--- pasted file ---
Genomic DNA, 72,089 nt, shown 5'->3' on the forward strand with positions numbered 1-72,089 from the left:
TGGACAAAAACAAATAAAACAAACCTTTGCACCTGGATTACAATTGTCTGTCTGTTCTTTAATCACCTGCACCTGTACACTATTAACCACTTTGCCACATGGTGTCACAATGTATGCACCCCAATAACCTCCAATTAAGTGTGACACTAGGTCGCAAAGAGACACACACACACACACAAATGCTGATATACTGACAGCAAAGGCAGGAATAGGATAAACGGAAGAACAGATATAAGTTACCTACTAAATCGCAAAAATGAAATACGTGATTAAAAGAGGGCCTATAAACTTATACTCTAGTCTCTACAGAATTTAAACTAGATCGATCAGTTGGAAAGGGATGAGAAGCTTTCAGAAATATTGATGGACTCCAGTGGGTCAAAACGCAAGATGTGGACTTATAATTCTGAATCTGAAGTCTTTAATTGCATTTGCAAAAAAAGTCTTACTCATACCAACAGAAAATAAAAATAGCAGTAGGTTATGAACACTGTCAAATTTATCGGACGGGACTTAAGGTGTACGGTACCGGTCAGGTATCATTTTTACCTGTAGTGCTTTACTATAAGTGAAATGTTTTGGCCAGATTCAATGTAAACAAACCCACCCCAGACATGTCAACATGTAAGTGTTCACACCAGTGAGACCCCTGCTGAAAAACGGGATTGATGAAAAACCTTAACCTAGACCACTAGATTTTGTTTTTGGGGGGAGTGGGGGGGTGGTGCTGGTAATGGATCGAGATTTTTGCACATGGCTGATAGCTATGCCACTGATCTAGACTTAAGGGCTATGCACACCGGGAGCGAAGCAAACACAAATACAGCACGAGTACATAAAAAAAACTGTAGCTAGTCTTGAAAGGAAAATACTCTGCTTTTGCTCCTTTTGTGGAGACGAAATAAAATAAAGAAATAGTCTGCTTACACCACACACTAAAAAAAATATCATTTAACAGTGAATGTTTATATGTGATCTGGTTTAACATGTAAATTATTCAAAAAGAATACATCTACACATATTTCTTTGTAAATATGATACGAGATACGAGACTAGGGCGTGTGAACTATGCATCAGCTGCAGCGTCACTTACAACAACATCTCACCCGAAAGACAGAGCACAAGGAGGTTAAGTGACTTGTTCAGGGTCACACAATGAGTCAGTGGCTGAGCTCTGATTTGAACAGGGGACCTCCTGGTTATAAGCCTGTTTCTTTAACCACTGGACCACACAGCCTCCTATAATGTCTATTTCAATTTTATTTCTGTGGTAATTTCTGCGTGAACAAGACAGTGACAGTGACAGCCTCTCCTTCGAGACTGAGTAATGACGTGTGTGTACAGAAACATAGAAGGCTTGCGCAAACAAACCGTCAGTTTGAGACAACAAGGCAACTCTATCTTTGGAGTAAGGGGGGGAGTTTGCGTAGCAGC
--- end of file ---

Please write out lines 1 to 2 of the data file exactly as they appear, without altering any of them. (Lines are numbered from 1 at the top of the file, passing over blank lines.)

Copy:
Genomic DNA, 72,089 nt, shown 5'->3' on the forward strand with positions numbered 1-72,089 from the left:
TGGACAAAAACAAATAAAACAAACCTTTGCACCTGGATTACAATTGTCTGTCTGTTCTTTAATCACCTGCACCTGTACACTATTAACCACTTTGCCACATGGTGTCACAATGTATGCACCCCAATAACCTCCAATTAAGTGTGACACTAGGTCGCAAAGAGACACACACACACACACAAATGCTGATATACTGACAGCAAAGGCAGGAATAGGATAAACGGAAGAACAGATATAAGTTACCTACTAAATCGCAAAAATGAAATACGTGATTAAAAGAGGGCCTATAAACTTATACTCTAGTCTCTACAGAATTTAAACTAGATCGATCAGTTGGAAAGGGATGAGAAGCTTTCAGAAATATTGATGGACTCCAGTGGGTCAAAACGCAAGATGTGGACTTATAATTCTGAATCTGAAGTCTTTAATTGCATTTGCAAAAAAAGTCTTACTCATACCAACAGAAAATAAAAATAGCAGTAGGTTATGAACACTGTCAAATTTATCGGACGGGACTTAAGGTGTACGGTACCGGTCAGGTATCATTTTTACCTGTAGTGCTTTACTATAAGTGAAATGTTTTGGCCAGATTCAATGTAAACAAACCCACCCCAGACATGTCAACATGTAAGTGTTCACACCAGTGAGACCCCTGCTGAAAAACGGGATTGATGAAAAACCTTAACCTAGACCACTAGATTTTGTTTTTGGGGGGAGTGGGGGGGTGGTGCTGGTAATGGATCGAGATTTTTGCACATGGCTGATAGCTATGCCACTGATCTAGACTTAAGGGCTATGCACACCGGGAGCGAAGCAAACACAAATACAGCACGAGTACATAAAAAAAACTGTAGCTAGTCTTGAAAGGAAAATACTCTGCTTTTGCTCCTTTTGTGGAGACGAAATAAAATAAAGAAATAGTCTGCTTACACCACACACTAAAAAAAATATCATTTAACAGTGAATGTTTATATGTGATCTGGTTTAACATGTAAATTATTCAAAAAGAATACATCTACACATATTTCTTTGTAAATATGATACGAGATACGAGACTAGGGCGTGTGAACTATGCATCAGCTGCAGCGTCACTTACAACAACATCTCACCCGAAAGACAGAGCACAAGGAGGTTAAGTGACTTGTTCAGGGTCACACAATGAGTCAGTGGCTGAGCTCTGATTTGAACAGGGGACCTCCTGGTTATAAGCCTGTTTCTTTAACCACTGGACCACACAGCCTCCTATAATGTCTATTTCAATTTTATTTCTGTGGTAATTTCTGCGTGAACAAGACAGTGACAGTGACAGCCTCTCCTTCGAGACTGAGTAATGACGTGTGTGTACAGAAACATAGAAGGCTTGCGCAAACAAACCGTCAGTTTGAGACAACAAGGCAACTCTATCTTTGGAGTAAGGGGGGGAGTTTGCGTAGCAGC